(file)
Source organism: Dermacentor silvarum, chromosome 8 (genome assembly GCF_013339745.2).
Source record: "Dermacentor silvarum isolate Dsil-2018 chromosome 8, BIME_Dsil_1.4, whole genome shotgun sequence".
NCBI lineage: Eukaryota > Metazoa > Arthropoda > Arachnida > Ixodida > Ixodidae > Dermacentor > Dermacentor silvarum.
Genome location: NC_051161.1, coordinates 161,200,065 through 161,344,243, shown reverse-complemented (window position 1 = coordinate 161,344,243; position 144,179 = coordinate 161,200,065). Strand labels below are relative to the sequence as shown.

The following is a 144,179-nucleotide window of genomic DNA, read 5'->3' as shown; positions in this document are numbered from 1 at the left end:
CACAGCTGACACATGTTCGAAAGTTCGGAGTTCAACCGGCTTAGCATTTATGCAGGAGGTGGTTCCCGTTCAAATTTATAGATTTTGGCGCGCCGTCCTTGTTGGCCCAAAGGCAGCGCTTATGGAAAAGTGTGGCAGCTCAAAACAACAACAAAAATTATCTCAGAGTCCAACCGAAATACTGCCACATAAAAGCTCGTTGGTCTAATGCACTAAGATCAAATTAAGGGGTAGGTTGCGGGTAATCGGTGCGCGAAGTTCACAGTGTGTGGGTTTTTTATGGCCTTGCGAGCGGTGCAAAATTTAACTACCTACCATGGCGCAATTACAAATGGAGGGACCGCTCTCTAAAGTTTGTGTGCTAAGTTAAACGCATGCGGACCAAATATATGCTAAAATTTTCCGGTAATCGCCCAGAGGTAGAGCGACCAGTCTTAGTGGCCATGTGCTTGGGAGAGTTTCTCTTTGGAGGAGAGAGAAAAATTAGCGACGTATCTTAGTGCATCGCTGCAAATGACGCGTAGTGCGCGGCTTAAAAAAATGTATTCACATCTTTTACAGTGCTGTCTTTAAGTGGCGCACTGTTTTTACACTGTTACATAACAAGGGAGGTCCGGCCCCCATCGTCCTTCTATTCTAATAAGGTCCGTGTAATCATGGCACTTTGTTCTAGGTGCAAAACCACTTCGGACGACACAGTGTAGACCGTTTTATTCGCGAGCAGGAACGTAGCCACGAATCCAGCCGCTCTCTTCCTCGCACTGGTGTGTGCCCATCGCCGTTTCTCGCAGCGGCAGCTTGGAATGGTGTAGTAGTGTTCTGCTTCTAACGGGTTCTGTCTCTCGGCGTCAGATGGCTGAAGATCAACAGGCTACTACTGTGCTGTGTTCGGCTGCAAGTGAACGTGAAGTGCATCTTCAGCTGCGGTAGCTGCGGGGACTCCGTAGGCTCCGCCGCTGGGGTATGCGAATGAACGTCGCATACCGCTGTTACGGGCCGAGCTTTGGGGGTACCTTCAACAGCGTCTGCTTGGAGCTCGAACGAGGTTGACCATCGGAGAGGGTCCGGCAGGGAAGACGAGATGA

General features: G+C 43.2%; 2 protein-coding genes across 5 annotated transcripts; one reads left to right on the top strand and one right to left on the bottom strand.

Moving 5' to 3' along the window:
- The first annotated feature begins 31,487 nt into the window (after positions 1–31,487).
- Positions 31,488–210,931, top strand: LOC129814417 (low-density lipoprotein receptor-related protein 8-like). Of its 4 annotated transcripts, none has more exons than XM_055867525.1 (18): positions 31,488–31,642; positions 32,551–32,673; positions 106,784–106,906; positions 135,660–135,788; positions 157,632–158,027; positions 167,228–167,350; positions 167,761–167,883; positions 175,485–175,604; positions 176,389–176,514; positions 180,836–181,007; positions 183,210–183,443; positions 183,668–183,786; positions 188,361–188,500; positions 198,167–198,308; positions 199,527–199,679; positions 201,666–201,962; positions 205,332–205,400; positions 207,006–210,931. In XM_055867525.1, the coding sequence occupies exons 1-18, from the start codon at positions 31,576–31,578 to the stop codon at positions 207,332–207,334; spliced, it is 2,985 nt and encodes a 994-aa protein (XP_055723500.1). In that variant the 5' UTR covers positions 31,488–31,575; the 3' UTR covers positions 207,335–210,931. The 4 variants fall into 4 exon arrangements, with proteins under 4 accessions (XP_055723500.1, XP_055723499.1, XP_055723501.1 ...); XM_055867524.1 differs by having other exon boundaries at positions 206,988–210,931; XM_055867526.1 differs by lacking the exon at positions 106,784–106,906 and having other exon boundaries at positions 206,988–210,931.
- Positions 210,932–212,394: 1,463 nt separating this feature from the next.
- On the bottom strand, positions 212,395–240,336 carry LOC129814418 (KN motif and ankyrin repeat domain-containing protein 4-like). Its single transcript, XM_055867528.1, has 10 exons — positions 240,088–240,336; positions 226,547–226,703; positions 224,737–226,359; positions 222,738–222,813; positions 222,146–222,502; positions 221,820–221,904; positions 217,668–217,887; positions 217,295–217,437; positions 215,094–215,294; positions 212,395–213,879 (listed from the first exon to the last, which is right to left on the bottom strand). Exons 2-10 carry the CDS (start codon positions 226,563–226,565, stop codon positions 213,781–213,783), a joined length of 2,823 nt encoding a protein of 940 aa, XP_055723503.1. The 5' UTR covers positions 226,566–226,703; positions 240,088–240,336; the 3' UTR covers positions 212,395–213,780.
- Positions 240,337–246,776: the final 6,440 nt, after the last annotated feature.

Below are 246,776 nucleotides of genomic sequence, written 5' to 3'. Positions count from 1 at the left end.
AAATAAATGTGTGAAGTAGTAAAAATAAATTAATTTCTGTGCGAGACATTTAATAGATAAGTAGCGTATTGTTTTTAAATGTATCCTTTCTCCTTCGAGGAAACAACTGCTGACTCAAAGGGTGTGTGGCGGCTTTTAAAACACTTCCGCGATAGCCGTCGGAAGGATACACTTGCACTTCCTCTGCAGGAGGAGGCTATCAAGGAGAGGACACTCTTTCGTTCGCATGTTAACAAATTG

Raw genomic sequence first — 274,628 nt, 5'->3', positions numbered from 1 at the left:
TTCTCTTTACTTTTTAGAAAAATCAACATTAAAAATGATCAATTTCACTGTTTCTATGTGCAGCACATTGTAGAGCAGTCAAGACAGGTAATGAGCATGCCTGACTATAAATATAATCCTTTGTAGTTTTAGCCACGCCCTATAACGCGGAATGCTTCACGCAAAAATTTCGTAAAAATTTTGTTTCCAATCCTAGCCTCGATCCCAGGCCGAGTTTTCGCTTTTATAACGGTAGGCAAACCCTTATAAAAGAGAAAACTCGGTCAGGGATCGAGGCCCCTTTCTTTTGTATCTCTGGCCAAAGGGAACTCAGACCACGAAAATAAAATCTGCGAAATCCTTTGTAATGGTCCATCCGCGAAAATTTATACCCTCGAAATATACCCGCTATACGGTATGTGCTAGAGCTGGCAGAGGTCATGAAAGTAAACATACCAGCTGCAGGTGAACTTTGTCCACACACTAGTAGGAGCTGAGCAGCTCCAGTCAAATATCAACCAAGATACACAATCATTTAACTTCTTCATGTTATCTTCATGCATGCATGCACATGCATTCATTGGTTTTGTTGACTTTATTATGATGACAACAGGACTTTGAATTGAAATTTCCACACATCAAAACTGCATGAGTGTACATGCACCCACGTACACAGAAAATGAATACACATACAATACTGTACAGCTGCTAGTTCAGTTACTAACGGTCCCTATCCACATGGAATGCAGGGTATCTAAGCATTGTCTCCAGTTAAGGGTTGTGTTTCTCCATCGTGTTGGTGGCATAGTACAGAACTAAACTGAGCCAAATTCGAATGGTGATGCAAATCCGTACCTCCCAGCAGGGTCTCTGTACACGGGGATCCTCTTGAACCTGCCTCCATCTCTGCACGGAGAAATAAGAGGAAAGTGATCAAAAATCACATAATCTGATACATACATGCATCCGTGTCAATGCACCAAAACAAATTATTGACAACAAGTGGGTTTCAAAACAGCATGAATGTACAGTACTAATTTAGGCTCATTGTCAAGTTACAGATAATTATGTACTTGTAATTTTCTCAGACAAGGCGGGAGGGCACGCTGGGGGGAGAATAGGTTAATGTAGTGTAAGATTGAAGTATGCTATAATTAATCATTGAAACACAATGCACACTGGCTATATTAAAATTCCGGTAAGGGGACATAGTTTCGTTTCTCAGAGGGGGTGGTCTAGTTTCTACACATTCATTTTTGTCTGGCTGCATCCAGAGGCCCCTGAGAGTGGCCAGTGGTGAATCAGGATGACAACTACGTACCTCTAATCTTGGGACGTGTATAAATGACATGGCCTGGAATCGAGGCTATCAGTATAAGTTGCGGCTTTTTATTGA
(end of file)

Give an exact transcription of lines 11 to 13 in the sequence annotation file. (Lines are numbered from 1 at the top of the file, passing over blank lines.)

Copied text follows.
- Positions 210,932–212,394: 1,463 nt separating this feature from the next.
- On the bottom strand, positions 212,395–240,336 carry LOC129814418 (KN motif and ankyrin repeat domain-containing protein 4-like). Its single transcript, XM_055867528.1, has 10 exons — positions 240,088–240,336; positions 226,547–226,703; positions 224,737–226,359; positions 222,738–222,813; positions 222,146–222,502; positions 221,820–221,904; positions 217,668–217,887; positions 217,295–217,437; positions 215,094–215,294; positions 212,395–213,879 (listed from the first exon to the last, which is right to left on the bottom strand). Exons 2-10 carry the CDS (start codon positions 226,563–226,565, stop codon positions 213,781–213,783), a joined length of 2,823 nt encoding a protein of 940 aa, XP_055723503.1. The 5' UTR covers positions 226,566–226,703; positions 240,088–240,336; the 3' UTR covers positions 212,395–213,780.
- Positions 240,337–246,776: the final 6,440 nt, after the last annotated feature.